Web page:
“Chalk art is always a work in progress, it’s an organic thing,” he says. “There’s no A to B to C, or any point where you can say it’s finished. It’s about always making changes and adjustments.”
He notes that he used to be more detailed, but now focuses on the technical challenges and adds in his own twists and improvisations to his Renaissance recreations.
However, he’s sometimes able to keep a close eye on his work in the Market perched nearby at one of his favourite restaurants, The Grand. His other favourite, a hidden gem, is Chez Lucien.
“It’s not just an assembly line restaurant,” he says. “It’s true service where I’m really comfortable.”
His expertise has also extended to classrooms, where he’s been invited to teach some classes to children. He finds the work very rewarding and has even had some past students come up to him in the Market and thank him for being their own inspiration.
He’s quick to remind me of his humble nature though. When I ask him if he’s ever had an apprentice or student work with him, he laughs and retorts, “That would mean I’m a master.”
Pelletier’s work explores a field of art that dates back to the 1500s in Italy, where painters would draw the Madonna in public areas with chalk to give thanks. He is touted as a “modern-day Madonnari,” which is a fancy name for a street painter. The term is elegant, but very fitting for Pelletier.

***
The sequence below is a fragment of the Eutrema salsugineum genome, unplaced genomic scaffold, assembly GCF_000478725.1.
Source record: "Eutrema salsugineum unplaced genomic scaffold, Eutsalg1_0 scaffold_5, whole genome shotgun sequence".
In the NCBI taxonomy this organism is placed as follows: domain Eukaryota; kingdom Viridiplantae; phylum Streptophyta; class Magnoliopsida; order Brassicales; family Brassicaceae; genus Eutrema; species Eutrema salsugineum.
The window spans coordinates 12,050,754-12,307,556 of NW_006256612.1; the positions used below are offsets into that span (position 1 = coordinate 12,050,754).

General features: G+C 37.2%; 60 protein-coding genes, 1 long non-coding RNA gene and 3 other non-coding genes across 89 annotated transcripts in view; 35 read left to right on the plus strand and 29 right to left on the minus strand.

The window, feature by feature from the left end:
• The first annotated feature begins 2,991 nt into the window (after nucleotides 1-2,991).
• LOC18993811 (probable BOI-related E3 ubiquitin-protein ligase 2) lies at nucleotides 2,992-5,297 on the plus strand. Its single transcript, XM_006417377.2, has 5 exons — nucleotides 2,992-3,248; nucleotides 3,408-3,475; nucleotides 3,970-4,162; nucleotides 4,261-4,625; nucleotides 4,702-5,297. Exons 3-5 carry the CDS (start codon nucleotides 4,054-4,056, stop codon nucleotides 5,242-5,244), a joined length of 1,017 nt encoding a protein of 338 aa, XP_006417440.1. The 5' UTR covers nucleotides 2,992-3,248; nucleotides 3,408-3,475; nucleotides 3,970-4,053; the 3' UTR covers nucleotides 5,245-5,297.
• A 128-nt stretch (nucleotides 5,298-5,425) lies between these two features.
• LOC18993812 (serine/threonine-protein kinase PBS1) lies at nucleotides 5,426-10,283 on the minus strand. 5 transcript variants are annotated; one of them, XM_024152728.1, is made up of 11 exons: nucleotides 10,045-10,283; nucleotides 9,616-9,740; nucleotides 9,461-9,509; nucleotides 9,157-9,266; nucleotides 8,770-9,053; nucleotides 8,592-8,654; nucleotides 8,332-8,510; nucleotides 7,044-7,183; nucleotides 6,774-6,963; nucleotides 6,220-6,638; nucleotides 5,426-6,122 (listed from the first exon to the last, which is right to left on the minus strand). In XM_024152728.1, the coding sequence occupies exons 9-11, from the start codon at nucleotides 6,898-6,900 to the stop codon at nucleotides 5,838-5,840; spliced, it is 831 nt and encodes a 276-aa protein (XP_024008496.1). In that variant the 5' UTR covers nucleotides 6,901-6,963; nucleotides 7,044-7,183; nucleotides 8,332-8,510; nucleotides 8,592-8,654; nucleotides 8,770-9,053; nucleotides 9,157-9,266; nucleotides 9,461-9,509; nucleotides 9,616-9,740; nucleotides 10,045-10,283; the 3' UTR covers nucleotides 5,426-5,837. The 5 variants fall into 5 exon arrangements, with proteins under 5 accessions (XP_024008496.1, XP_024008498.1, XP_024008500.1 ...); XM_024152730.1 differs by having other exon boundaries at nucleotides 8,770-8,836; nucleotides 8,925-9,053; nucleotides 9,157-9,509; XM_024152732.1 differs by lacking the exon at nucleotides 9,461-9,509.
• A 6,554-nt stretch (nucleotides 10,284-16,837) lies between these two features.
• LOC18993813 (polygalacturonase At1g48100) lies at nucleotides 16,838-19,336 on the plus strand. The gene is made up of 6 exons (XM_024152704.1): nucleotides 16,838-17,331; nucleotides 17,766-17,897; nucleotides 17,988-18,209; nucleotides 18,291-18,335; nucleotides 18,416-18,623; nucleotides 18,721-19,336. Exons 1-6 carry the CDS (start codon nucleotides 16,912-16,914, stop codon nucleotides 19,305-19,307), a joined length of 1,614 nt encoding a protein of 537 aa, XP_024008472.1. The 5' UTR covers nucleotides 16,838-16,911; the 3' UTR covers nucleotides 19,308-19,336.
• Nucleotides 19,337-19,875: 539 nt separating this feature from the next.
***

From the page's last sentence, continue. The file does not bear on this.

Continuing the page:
He mixes this classical art vibe with some of his music interests to complement his art: classic rock, soul music, the Beatles, Led Zeppelin, Barry White, or whatever fits his mood.
He’s a man of simplicity with a “you want it, come get it” mentality. He can’t even be bothered with self-promotion.
“I should kick myself and get a website, but it gives me headaches,” he says.
Simply put, he’d rather meet people out in his natural territory, the pavement, with a trusty pastel in hand.
Eventually, he has to leave the coffee shop. He has other places to be and people to see before he departs to Italy. He leaves me with an embrace and a traditional double-cheek kiss like we’re great friends parting. As he exits, he walks by the window where, moments ago, he had just sat, and peeks in at me, waving and smiling.